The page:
More than 100 young people took part in Trust Thamesmead's three-day graffiti art project in the ball court at Wolvercote Road on Monday 2 August, which saw the Mayor of the London Borough of Bexley, Councillor Val Clark attend to view the artwork and speak to the young people, saying: “This is fantastic work and a great project.”
The project was a real community effort, which began when Trust Thamesmead received an email from budding artist, 19 year old Darren Wells who travels to Thamesmead every day for work, with the idea of brightening up the area with a form of art.
Trust Thamesmead took the idea to Thamesmead Youth Voice, a group of 11-19 year olds who meet on a weekly basis and have previously helped the Trust to gain a £5m grant for a new community hub, The Link Thamesmead that will have an emphasis on young people, which opens next year.
The group liked the idea of brightening up the area and chose graffiti as the art form and were looking forward to getting involved and being creative.
Janice and Darren travelled around Thamesmead and chose the ball court in Wolvercote Road which is used by young people, as the site for the artwork. They took the idea to Gallions Housing Association who own the ball court and to the Thamesmead East Safer Neighbourhood Team who agreed to fund the project through the Police Property Act Fund; money that is raised from unclaimed items of lost or stolen property that goes to auction, which is then ploughed into local projects. The money was spent on overalls, face masks, gloves, spray paint and MDF as practice boards.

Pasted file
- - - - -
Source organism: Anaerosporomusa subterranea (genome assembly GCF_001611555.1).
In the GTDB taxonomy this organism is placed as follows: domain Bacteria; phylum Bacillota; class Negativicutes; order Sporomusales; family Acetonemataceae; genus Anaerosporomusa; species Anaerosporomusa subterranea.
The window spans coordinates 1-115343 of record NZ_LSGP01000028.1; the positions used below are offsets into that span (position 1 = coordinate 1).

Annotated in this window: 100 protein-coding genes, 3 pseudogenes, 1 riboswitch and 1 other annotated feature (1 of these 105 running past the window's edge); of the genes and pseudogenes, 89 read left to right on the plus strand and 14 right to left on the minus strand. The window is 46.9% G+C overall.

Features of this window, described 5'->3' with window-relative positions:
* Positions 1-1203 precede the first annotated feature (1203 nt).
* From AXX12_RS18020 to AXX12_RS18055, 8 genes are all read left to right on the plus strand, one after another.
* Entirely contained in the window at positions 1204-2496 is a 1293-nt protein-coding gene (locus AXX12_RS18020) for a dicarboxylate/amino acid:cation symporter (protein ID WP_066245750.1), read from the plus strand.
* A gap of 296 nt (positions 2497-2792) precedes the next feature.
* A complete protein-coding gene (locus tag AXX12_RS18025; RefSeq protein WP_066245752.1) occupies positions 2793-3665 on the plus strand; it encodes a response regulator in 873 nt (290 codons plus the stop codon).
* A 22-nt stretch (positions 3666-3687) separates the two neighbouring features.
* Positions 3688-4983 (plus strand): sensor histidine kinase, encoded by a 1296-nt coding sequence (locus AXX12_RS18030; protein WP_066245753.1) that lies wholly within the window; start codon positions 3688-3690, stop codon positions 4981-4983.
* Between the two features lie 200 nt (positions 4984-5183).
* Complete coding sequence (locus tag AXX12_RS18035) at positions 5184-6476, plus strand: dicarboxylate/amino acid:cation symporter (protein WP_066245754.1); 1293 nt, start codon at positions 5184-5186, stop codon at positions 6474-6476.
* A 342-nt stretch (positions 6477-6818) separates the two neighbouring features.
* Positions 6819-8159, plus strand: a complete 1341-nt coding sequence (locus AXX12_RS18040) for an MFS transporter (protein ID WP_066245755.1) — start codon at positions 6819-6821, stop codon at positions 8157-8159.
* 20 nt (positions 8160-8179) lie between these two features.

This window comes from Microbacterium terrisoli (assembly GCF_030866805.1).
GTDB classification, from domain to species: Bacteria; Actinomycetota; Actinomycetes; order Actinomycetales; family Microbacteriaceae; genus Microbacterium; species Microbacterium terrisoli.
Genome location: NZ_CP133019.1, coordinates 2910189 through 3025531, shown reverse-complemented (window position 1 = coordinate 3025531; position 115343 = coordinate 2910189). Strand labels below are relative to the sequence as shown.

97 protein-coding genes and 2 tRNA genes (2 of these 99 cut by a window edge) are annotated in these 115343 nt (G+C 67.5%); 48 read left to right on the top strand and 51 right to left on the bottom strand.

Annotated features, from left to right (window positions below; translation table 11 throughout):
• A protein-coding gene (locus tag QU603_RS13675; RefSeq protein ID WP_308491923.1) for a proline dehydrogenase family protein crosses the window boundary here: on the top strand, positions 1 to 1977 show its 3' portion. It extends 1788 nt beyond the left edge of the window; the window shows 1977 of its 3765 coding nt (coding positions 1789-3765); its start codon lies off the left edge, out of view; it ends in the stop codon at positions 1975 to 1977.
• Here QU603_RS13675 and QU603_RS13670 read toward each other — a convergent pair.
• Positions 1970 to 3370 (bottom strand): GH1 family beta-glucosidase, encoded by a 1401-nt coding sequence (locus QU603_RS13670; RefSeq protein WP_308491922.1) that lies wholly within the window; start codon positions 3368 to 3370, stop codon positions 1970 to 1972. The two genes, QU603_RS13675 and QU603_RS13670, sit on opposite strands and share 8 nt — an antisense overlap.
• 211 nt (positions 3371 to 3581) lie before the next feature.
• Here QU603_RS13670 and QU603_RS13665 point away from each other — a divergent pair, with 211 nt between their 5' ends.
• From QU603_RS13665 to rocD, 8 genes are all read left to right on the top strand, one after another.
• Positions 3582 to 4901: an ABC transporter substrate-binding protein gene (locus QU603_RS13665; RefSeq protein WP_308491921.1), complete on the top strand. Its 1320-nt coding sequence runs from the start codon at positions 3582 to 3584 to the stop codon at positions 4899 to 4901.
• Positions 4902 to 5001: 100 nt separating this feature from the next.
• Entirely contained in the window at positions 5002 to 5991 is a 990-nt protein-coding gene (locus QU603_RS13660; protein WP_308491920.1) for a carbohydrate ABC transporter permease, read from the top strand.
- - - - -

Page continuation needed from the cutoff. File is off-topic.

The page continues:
The walls were then sealed with sealant and then painted with white masonry paint by Community Packback, over three consecutive Wednesdays.
Project coordinator Darren Wells, who had never done anything on this scale before said: “This project has been a real learning curve for me. It was manic on the first day but by day two we got people working in teams and we could see the back wall taking shape. It was fantastic to see the progression in confidence and ability in the young people as the days went on.”
Fourteen year old participant and Thamesmead Youth Voice member Jerusha Frimpong, whose sister also attended said: “I enjoyed working with friends and others I had never met before in improving the look of the ball court for young people.” Her mother, Debbie Frimpong, who attended not only to view the artwork but also add some of her own, added: “It is great the Trust gave these young people the opportunity to choose what type of artwork they would like to see in Thamesmead. They listened to the young people and done something they wanted. They often feel their voice isn't heard but this proves it is and screams ‘When we can, we will.'”
Janice went on to say: “The three days were a great success, it not only gave young people new skills and experiences, it gave them the chance to take ownership of the ball court and will lead to forward planning with our partners in establishing a young persons programme including usage of the ball court.”